If we know whether someone is standing still or walking, or even how fast they’re walking, we can use this information to let people perform music, too. Like say someone is standing still, and the music is in interlude. They start walking, slowly, and the music begins to crawl back up. When they get up to a brisk walk we’re really cooking again.

Another example: you’re sitting on the subway. The train slows to a stop, and the music subdues. The train starts, the music picks back up again. Next stop - the ding of the doors echoes in reverb added to your ears. When you stand, and get off the train, the piece moves to a new section. You walk up the stairs and the sonic space opens up from your cramped subterranean thing as you reach the surface.

With this I’m shooting for an uncanny digitally-mediated interaction, similar to another project of mine. I guess I like projects where I identify an idea for an interaction where A) I’ve never experienced something quite like it and B) I bet that actually doing it feels different than I imagine. There you have something worth doing, not just thinking about.

With Music for GPS, might might be like you’re playing music by walking around. I’m a musician, and there’s something amazing about how playing an instrument lets you, as you start to feel an emotion tied to the music, take an action with your body that heightens that feeling. Then on the other hand, there’s something amazing about exploring the visual world by walking through it. I just think it might be worthwhile to combine the two. When playing music, you’re moving in order to hear. When walking, you’re moving in order to see. But what if you were walking to hear as well as see? Would that be exciting? Would that be new?

[There are examples of art forms where the dancers actually control the musicians (see Bomba). But does it scale? 😜 Actually…is it private? That users will be able to do this on their own allows for a different relationship with it.]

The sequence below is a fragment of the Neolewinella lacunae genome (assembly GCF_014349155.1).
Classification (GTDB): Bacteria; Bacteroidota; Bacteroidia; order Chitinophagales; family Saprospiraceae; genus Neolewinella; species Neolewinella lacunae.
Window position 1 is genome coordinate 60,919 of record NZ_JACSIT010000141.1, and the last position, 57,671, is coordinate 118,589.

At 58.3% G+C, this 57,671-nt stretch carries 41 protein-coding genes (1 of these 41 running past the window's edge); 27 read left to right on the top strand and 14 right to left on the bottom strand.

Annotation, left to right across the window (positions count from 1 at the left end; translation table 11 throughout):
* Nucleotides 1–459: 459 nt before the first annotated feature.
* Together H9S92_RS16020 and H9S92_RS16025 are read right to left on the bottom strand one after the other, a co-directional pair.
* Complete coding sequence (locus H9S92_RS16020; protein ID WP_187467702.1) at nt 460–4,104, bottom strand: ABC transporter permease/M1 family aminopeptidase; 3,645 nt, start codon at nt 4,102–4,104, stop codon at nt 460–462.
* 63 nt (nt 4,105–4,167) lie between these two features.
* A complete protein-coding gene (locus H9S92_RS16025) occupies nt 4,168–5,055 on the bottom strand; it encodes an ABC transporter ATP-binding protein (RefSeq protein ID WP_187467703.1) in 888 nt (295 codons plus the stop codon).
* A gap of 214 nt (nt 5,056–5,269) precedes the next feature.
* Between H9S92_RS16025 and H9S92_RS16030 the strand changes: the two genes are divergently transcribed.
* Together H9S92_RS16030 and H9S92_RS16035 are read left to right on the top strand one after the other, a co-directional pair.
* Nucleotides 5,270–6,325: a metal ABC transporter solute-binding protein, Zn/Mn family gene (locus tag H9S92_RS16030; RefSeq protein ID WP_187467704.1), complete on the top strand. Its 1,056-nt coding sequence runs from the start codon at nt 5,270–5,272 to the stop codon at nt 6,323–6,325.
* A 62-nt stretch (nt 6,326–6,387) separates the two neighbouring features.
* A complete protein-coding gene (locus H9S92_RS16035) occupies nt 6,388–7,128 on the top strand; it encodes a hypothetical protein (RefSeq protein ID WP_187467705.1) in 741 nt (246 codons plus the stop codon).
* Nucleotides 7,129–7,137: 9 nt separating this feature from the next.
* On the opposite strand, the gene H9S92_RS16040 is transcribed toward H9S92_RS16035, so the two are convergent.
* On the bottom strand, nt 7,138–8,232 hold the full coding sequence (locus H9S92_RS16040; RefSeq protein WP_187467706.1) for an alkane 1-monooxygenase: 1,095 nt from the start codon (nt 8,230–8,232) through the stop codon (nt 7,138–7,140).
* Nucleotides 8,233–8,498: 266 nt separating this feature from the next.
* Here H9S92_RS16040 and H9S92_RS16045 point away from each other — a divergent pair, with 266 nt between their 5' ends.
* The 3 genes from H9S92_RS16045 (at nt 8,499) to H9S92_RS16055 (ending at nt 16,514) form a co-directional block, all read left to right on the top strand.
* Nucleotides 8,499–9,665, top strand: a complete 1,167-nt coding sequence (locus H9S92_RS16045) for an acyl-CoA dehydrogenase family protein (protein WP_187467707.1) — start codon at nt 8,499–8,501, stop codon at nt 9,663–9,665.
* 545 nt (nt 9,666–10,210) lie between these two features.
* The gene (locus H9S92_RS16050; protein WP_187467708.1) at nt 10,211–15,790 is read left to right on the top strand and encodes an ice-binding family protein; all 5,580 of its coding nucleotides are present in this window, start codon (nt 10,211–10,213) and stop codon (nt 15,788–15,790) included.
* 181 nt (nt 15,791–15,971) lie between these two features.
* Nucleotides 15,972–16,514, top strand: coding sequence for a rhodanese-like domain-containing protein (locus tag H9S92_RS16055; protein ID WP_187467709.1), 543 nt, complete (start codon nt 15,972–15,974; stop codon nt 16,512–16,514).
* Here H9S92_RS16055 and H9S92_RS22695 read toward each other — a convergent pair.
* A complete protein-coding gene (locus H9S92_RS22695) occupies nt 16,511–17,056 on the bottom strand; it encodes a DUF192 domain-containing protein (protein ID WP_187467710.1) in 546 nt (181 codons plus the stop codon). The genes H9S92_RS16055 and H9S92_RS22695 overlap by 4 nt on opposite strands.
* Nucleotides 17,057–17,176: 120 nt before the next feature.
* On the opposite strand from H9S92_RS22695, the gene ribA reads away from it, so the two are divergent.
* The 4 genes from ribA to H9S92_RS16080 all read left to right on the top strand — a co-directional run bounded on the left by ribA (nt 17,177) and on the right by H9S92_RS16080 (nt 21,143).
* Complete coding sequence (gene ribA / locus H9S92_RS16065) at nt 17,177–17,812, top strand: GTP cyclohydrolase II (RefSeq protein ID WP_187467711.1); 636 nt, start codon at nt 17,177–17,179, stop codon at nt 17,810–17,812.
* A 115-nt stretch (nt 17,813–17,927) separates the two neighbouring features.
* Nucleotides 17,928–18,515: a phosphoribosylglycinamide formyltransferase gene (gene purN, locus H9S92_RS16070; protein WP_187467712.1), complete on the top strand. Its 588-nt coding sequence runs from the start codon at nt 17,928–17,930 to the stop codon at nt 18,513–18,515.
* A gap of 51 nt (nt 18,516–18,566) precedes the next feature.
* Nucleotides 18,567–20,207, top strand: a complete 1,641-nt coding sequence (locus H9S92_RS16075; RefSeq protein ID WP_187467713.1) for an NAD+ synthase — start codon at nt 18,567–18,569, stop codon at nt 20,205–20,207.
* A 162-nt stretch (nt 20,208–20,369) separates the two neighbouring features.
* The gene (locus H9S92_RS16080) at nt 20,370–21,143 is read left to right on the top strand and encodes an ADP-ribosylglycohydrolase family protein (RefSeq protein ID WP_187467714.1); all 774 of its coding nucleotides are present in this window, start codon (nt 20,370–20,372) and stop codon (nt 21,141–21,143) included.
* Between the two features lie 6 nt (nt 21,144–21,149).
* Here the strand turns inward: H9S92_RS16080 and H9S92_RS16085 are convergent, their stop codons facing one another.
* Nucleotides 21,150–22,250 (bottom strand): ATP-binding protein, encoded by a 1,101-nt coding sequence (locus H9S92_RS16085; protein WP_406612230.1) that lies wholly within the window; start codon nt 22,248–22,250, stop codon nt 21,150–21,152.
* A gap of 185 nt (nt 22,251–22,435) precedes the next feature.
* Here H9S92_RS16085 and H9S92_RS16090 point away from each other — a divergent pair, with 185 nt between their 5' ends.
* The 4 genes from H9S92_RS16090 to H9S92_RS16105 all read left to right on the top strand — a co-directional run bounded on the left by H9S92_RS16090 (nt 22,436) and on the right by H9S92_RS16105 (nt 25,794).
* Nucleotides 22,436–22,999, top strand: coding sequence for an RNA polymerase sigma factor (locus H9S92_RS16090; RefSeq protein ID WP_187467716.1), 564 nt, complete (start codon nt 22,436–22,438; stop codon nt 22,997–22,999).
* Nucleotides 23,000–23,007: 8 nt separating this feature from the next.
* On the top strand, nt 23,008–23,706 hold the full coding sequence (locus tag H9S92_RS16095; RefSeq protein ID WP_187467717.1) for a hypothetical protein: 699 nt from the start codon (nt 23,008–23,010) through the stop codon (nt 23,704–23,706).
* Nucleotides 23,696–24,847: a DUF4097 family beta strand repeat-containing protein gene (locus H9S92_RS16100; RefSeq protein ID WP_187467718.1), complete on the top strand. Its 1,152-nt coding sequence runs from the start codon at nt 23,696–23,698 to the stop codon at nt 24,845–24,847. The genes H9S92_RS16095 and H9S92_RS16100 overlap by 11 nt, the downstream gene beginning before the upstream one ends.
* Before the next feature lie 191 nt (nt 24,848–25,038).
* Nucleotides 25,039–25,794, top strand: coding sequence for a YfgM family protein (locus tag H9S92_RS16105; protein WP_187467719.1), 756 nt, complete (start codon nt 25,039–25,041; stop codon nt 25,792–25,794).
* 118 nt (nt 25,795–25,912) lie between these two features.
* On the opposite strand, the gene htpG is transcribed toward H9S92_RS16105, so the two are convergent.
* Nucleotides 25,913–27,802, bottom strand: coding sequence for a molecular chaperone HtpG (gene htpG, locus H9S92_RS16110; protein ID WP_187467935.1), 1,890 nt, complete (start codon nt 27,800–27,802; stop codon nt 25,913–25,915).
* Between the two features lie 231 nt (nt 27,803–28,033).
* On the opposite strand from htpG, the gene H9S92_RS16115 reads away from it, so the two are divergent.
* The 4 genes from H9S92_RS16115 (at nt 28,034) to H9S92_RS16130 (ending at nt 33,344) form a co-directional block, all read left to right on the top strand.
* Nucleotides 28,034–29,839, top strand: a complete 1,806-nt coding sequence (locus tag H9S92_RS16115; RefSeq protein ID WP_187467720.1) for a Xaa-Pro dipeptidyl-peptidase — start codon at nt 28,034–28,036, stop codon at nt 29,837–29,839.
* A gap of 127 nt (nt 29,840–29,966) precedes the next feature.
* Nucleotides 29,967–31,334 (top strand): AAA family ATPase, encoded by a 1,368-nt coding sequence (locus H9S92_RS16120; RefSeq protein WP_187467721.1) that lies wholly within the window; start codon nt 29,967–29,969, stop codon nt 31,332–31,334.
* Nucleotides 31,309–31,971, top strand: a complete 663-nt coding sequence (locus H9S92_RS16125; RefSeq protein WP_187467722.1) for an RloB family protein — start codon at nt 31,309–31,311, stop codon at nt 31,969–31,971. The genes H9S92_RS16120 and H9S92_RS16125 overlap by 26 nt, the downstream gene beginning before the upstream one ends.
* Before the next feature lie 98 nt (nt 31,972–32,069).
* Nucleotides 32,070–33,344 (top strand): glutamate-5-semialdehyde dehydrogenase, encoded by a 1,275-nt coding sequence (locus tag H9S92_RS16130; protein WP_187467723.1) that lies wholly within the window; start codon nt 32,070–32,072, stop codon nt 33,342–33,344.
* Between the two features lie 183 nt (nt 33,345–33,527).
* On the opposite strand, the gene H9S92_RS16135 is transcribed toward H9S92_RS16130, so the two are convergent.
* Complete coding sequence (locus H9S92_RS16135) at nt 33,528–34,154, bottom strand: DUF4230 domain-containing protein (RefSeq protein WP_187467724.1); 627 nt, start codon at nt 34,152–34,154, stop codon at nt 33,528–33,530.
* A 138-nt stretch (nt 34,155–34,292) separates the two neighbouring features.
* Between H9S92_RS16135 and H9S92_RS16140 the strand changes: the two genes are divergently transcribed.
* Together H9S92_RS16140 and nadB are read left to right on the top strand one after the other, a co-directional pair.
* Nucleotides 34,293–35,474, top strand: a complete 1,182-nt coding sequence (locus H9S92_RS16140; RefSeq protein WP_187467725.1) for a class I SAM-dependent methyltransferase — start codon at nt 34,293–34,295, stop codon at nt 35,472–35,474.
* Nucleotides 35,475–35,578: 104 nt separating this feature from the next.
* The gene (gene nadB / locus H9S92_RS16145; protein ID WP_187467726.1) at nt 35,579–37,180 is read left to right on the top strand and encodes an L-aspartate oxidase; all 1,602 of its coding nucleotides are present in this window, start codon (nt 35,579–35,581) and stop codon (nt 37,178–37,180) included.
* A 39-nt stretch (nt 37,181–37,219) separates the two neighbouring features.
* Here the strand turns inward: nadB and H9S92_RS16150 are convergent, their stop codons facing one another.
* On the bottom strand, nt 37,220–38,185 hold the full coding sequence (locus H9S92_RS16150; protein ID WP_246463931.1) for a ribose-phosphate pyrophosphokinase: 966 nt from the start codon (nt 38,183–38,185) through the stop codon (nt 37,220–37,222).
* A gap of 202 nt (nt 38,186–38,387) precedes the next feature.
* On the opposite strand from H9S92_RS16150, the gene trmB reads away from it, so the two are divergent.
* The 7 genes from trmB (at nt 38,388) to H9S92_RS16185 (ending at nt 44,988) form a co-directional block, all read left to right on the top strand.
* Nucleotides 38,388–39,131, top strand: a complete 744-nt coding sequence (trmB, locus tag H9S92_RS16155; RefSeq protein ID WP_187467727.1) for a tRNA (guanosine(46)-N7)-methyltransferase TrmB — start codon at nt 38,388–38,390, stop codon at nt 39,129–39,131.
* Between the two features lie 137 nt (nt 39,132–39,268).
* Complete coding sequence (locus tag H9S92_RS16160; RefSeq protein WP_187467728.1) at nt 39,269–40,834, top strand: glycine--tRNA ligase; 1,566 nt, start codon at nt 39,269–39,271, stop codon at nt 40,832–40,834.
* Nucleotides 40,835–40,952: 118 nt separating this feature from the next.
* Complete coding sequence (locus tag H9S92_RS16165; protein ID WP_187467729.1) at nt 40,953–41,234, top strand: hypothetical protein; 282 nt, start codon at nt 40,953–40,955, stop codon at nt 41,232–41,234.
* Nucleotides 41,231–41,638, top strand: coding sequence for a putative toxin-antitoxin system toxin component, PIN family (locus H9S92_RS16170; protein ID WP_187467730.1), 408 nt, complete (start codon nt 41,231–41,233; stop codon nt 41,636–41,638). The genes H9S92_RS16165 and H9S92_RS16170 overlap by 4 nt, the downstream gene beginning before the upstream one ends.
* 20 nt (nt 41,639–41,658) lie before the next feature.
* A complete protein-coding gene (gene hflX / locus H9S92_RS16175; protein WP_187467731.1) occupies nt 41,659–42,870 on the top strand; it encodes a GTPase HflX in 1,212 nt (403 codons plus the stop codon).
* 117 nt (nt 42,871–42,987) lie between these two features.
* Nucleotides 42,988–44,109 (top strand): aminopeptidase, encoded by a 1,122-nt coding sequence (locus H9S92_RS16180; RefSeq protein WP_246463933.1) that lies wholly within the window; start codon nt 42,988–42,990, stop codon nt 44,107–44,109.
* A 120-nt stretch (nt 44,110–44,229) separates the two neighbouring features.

Places have aesthetic qualities that can be really evocative, just like music. Let’s put the two together. We see this in film - with music complimenting characters’ actions and/or the setting. This is rooted in other performance media, which is why I have the opera orchestra pit as the image up top. In one respect, this project is like making a film soundtrack for real life, in real time. But also, it’s kind of like a video game in that you get to move through space exploring virtual objects, which in this case is music. It’s similar to both film and video games, but different. It’s augmented reality, but not graphical. Audio will perhaps be a major component of a wave of AR games that will surely come.

A small prototype demo

Over the summer I made a browser-based prototype. When you open the page, your precise location is recorded. Then, as you walk, your distance from that initial spot is fed into a synth, controlling a number of parameters.

You can try the demo yourself (requires being on a phone, probably outdoors), or watch the video below.